The latest perceived target for cyber criminals: the automobile. The DOT has a vision for a networked automotive future in which cars speak to each other and to roadway infrastructure via wireless communications. But opening up those channels of inter-car communication means also providing a way in--an avenue that hackers could exploit for ill.
Today in cyber threats: more than four million Windows PCs have been commandeered by a botnet that cybersecurity experts are calling nearly “indestructible.” Known as TDL-4 (it’s the fourth iteration of the malicious program), this particular little nuisance hides in places security software rarely checks and speaks with other infected machines and their overseers in a novel encrypted code. Some are calling it the most sophisticated threat out there today. Watch your back, Stuxnet.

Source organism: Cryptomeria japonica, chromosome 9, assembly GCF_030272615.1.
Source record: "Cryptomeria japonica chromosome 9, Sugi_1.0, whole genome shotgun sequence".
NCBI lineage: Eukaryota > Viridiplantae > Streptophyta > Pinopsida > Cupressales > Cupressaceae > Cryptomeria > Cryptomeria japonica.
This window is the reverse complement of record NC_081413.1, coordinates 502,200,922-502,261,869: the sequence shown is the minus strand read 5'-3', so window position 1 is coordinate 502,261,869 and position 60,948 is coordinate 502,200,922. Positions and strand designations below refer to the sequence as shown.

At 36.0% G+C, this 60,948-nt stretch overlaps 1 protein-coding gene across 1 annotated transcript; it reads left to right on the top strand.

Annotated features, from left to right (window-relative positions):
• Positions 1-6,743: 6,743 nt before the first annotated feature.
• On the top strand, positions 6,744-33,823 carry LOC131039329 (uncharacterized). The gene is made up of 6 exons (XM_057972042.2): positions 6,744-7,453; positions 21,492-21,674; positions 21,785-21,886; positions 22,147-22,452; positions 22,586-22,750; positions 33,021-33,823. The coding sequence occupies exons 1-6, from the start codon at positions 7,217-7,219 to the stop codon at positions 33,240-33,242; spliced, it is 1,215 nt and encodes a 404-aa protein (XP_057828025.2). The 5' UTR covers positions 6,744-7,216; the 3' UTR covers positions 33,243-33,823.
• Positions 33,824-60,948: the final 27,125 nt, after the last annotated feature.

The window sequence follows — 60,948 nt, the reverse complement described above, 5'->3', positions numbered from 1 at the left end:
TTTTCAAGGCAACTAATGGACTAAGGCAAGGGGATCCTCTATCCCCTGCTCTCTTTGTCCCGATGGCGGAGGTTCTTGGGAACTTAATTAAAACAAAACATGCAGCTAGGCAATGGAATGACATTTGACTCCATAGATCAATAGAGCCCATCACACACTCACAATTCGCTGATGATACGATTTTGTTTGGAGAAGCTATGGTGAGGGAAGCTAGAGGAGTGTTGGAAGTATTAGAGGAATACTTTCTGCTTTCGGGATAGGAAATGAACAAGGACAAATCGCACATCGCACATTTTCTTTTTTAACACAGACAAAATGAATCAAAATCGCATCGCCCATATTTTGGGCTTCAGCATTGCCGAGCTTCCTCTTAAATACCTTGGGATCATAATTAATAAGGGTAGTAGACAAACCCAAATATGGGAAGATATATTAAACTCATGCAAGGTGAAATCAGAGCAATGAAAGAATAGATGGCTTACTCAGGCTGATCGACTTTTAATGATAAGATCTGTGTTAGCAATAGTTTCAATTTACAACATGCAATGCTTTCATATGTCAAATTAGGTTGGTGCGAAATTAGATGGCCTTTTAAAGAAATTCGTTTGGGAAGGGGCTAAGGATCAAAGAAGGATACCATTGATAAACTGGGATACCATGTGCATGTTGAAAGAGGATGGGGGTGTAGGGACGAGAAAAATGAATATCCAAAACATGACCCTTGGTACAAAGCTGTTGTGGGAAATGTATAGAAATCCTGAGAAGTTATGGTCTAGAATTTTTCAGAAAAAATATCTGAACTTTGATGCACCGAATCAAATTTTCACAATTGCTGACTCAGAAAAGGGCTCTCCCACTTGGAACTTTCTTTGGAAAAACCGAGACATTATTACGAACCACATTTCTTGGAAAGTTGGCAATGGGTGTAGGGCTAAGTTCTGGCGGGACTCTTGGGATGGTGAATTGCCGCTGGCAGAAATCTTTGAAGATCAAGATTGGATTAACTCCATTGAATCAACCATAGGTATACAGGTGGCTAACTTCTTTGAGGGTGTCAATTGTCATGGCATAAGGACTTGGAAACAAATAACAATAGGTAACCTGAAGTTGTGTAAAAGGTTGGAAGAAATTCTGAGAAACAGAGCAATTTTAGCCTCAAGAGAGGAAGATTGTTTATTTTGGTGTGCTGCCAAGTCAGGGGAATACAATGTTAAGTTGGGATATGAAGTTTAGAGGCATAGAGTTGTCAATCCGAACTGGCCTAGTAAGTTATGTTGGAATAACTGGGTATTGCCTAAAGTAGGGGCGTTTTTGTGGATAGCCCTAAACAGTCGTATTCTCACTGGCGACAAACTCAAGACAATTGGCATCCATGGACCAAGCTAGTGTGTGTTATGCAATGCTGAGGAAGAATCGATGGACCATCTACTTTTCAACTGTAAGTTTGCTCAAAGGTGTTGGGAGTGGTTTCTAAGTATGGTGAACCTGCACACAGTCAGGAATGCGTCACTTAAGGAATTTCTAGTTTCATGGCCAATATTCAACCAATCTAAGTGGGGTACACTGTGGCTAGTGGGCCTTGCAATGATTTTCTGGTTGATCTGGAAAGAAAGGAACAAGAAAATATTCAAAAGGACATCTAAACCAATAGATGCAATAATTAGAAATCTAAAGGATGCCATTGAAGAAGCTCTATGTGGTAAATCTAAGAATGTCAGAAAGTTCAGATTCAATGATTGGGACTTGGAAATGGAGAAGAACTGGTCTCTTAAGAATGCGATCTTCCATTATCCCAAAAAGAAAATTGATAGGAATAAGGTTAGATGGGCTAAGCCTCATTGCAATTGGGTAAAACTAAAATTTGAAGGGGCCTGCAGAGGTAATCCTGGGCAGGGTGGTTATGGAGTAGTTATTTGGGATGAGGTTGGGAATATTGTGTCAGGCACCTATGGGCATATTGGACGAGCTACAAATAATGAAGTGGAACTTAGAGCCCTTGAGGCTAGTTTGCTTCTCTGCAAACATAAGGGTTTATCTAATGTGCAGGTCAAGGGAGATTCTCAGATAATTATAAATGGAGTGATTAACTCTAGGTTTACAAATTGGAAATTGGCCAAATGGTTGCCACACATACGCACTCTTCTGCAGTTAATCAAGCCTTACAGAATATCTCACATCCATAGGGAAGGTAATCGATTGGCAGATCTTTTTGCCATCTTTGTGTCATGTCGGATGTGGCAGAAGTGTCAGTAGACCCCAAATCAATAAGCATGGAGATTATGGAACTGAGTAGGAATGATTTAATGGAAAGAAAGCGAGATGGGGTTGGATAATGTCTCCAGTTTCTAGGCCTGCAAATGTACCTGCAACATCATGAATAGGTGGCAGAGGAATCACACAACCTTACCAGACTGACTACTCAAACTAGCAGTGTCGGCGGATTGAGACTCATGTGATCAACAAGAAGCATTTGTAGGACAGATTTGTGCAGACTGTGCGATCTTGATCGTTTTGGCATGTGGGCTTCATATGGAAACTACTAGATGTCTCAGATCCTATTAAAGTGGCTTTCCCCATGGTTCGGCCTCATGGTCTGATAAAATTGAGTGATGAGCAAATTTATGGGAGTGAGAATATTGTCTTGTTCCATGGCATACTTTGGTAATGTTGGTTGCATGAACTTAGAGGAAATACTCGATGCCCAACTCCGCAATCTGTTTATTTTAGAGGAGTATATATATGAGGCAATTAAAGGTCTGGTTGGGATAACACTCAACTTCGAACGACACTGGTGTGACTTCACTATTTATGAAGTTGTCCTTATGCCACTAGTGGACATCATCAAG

Five amazing, clean technologies that will set us free, in this month's energy-focused issue. Also: how to build a better bomb detector, the robotic toys that are raising your children, a human catapult, the world's smallest arcade, and much more.